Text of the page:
3.          People with severe respiratory conditions including all cystic fibrosis, severe asthma and severe chronic obstructive pulmonary disease (COPD).

4.         People with rare diseases and inborn errors of metabolism that significantly increase the risk of infections (such as SCID, homozygous sickle cell).

5.         People on immunosuppression therapies sufficient to significantly increase risk of infection.

6.         Women who are pregnant with significant heart disease, congenital or acquired.

What should high risk groups do?

If you are defined on medical grounds as extremely vulnerable then you should follow the government’s guidance on shielding:

We would recommend taking the highest level of precaution that you as an individual believes is necessary and seek clarification from your hospital specialist or GP.

I think I have COVID-19, what do I do?

Stay calm; the majority of people do not have severe disease.  Maintain household hygiene measures to protect those around you, but isolate yourself as much as possible.

Check your symptoms on:

For most patients who are following basic measures of rehydration and medicine to lower temperature who are improving no further action will be necessary.  If you are not getting better check again with NHS111.

What is happening with genetic clinic appointments?

To reduce the risk to patients of acquiring COVID-19, most hospitals are now offering to do already booked appointments by telephone and are no-longer booking new routine appointments.  Some patients will need to attend in person, such as women who are pregnant and the pregnancy may be affected by a genetic condition. Hospitals are doing all they can to protect those patients and staff from COVID-19. If you have an upcoming appointment and are unsure, contact the clinic booking number for your centre.

What advice is there from genetic healthcare professionals?

The British Society for Genetic Medicine has produced some general advice regarding Coronavirus (COVID-19) for patients with rare genetic disorders:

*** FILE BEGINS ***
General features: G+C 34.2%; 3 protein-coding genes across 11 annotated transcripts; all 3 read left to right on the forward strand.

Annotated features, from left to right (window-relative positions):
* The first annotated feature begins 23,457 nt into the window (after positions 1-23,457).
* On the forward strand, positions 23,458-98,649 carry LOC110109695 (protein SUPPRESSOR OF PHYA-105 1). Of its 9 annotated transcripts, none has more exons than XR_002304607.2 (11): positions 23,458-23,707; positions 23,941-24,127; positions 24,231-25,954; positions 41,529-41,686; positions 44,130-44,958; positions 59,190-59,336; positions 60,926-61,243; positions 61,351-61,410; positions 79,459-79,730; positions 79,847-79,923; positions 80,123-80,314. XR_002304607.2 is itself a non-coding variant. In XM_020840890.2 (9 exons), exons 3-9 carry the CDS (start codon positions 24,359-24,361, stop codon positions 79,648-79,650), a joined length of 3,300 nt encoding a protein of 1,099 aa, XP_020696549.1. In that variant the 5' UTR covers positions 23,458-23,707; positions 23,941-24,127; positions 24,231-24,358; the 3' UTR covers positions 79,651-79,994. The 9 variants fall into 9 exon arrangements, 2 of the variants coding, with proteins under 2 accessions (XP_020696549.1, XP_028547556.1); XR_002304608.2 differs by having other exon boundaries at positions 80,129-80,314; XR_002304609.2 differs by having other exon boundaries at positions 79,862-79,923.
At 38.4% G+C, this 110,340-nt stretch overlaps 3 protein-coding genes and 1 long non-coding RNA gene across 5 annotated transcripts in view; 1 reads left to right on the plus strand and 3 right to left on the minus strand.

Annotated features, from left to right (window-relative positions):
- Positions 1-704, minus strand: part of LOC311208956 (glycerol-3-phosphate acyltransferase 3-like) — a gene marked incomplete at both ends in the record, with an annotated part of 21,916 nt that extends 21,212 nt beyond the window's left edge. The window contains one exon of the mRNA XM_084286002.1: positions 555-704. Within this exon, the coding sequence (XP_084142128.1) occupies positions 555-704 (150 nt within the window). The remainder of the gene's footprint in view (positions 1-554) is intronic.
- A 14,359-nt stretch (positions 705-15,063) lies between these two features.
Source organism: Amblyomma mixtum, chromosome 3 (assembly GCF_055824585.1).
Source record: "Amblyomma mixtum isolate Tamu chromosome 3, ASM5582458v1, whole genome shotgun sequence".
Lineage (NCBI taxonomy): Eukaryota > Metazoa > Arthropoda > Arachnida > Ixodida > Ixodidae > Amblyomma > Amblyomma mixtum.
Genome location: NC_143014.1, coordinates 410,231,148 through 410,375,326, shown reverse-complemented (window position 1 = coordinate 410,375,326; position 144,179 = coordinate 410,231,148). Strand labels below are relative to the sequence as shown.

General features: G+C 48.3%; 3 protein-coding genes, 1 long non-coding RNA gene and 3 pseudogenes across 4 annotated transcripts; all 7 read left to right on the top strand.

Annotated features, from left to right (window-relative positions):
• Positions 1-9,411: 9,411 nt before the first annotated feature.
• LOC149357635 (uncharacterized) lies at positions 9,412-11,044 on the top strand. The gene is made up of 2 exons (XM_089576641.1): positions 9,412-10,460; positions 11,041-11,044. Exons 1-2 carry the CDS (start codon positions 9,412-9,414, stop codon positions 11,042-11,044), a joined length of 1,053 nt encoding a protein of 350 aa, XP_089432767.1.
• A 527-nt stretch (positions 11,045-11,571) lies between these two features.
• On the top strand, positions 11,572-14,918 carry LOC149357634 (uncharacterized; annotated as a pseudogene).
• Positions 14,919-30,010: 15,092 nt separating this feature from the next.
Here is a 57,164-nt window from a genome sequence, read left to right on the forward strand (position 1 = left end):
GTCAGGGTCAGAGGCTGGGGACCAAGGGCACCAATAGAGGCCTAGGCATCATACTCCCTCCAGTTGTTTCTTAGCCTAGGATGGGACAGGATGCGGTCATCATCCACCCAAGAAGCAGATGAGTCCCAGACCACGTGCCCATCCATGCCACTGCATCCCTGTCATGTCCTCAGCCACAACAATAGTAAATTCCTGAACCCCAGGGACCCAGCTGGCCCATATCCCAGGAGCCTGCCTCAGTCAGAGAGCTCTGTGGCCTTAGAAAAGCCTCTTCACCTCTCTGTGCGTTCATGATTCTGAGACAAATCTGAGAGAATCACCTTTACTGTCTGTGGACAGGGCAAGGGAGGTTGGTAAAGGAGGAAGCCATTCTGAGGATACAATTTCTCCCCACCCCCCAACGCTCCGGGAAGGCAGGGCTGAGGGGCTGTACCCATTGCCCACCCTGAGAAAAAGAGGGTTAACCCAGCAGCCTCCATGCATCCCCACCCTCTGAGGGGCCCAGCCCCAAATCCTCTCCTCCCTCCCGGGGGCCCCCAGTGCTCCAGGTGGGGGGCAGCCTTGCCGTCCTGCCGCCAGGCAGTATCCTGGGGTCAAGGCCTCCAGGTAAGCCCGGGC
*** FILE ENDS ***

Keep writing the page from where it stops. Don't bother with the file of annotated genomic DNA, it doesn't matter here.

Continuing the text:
Keep up to date

As the number of cases of COVID-19 rises in the UK then the above advice may change and you should follow the general advice given by the Government:  

Download the latest Covid Rare disease info sheets below

Genetic Disorders UK has been working with the Clinical Genetics Society, The British Society of Genetic Medicine, and The Association of Genetic Nurses and Counsellors to produce a series of Covid-19 information leaflets specifically for the rare disease community.  You can download the information sheets here:

These information sheets are also available as youtube videos, including versions in BSL


NEW interactive online patient tool for people with rare diseases to better understand their risk of Covid-19.

There has been considerable anxiety and confusion among many people living with rare diseases about their level of risk from covid-19 and the precautions they should take. 

In response to this, clinical genetics doctors in the UK have collaborated to develop a patient interactive tool that guides patients through a series of questions to better understand their risk and what precautions they should take to look after themselves. The purpose of the tool is to open a conversation with the patient’s primary physician about their Covid19 risk – it does not replace individualised advice.

Here is the link:

Other helpful resources